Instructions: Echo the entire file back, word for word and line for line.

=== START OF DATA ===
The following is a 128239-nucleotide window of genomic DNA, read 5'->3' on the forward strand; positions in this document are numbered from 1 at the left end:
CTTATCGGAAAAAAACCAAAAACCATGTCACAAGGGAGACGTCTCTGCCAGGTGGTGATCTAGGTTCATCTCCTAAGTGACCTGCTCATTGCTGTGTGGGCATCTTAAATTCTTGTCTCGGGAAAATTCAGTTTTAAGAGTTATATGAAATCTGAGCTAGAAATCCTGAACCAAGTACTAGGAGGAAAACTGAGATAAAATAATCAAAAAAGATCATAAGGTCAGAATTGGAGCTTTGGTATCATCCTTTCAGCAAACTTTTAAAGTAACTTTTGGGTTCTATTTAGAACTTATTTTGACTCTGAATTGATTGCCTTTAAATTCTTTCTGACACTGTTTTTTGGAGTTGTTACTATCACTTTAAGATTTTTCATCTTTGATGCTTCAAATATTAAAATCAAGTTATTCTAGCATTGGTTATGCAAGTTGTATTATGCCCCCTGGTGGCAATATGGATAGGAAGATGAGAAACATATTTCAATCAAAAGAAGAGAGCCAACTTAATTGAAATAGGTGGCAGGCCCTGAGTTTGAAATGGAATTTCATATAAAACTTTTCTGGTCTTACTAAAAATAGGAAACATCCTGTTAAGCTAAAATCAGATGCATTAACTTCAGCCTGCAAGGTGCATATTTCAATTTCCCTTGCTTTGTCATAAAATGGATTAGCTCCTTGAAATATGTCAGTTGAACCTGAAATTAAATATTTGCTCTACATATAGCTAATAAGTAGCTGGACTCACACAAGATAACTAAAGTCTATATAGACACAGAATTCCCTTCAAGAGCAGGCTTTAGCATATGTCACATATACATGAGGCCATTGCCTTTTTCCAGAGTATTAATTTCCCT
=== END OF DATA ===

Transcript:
The following is a 128239-nucleotide window of genomic DNA, read 5'->3' on the forward strand; positions in this document are numbered from 1 at the left end:
CTTATCGGAAAAAAACCAAAAACCATGTCACAAGGGAGACGTCTCTGCCAGGTGGTGATCTAGGTTCATCTCCTAAGTGACCTGCTCATTGCTGTGTGGGCATCTTAAATTCTTGTCTCGGGAAAATTCAGTTTTAAGAGTTATATGAAATCTGAGCTAGAAATCCTGAACCAAGTACTAGGAGGAAAACTGAGATAAAATAATCAAAAAAGATCATAAGGTCAGAATTGGAGCTTTGGTATCATCCTTTCAGCAAACTTTTAAAGTAACTTTTGGGTTCTATTTAGAACTTATTTTGACTCTGAATTGATTGCCTTTAAATTCTTTCTGACACTGTTTTTTGGAGTTGTTACTATCACTTTAAGATTTTTCATCTTTGATGCTTCAAATATTAAAATCAAGTTATTCTAGCATTGGTTATGCAAGTTGTATTATGCCCCCTGGTGGCAATATGGATAGGAAGATGAGAAACATATTTCAATCAAAAGAAGAGAGCCAACTTAATTGAAATAGGTGGCAGGCCCTGAGTTTGAAATGGAATTTCATATAAAACTTTTCTGGTCTTACTAAAAATAGGAAACATCCTGTTAAGCTAAAATCAGATGCATTAACTTCAGCCTGCAAGGTGCATATTTCAATTTCCCTTGCTTTGTCATAAAATGGATTAGCTCCTTGAAATATGTCAGTTGAACCTGAAATTAAATATTTGCTCTACATATAGCTAATAAGTAGCTGGACTCACACAAGATAACTAAAGTCTATATAGACACAGAATTCCCTTCAAGAGCAGGCTTTAGCATATGTCACATATACATGAGGCCATTGCCTTTTTCCAGAGTATTAATTTCCCT